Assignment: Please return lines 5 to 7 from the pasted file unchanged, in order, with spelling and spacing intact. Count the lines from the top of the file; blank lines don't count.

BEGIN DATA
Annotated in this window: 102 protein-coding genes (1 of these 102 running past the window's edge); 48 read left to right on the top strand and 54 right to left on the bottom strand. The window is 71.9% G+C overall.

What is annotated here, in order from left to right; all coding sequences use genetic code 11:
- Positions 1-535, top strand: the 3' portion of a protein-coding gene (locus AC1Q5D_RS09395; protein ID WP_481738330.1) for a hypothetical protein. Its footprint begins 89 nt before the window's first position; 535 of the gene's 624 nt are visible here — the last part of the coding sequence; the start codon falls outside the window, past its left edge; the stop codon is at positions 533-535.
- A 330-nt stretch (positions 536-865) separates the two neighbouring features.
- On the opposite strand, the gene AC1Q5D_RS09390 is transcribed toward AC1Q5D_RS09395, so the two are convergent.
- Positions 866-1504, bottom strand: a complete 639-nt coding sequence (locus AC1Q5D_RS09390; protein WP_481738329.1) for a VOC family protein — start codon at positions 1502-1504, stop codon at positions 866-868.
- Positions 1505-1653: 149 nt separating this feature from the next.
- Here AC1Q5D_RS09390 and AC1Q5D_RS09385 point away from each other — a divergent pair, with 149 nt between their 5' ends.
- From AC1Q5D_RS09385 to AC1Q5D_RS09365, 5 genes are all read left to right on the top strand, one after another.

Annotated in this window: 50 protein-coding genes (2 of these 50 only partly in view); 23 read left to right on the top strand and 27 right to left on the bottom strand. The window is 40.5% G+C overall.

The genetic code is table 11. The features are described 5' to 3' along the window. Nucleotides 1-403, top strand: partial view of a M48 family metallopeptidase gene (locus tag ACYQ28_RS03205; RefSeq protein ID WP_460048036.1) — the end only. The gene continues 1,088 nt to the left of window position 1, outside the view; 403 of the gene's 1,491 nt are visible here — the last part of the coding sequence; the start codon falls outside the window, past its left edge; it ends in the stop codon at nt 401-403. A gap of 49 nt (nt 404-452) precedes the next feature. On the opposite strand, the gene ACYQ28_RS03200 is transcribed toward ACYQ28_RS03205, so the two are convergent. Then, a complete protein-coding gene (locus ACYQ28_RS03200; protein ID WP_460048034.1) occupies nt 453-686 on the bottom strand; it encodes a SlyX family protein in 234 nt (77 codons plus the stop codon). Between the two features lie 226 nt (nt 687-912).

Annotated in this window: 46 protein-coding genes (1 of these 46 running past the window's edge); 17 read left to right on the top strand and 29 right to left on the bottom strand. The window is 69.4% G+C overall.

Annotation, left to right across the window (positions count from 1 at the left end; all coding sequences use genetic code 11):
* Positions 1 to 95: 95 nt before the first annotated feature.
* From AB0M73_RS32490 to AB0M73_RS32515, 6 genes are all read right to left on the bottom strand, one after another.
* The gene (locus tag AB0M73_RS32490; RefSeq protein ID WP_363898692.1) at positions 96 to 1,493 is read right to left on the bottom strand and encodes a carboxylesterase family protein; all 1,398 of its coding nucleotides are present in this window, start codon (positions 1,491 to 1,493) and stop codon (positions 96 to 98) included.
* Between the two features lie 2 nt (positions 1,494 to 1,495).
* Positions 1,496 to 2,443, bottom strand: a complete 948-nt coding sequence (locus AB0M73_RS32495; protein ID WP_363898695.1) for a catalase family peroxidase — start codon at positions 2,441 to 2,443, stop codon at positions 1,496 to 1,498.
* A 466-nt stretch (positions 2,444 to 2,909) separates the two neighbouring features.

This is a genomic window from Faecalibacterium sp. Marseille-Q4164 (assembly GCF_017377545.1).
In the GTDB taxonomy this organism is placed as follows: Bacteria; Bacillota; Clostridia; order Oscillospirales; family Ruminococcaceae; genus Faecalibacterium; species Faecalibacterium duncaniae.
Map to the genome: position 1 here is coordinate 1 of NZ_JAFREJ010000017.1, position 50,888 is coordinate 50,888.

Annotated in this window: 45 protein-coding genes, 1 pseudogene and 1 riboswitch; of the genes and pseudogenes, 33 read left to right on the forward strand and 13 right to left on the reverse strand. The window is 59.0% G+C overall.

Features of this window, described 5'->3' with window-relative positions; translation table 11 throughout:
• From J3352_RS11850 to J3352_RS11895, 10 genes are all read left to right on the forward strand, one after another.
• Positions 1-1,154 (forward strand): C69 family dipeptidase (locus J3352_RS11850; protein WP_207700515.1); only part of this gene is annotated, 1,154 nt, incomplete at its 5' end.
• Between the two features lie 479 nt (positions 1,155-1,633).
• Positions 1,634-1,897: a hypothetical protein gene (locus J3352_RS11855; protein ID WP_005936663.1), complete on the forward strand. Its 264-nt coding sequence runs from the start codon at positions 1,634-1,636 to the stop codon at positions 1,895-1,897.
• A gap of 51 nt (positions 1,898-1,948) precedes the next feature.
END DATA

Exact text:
- On the opposite strand, the gene AC1Q5D_RS09390 is transcribed toward AC1Q5D_RS09395, so the two are convergent.
- Positions 866-1504, bottom strand: a complete 639-nt coding sequence (locus AC1Q5D_RS09390; protein WP_481738329.1) for a VOC family protein — start codon at positions 1502-1504, stop codon at positions 866-868.
- Positions 1505-1653: 149 nt separating this feature from the next.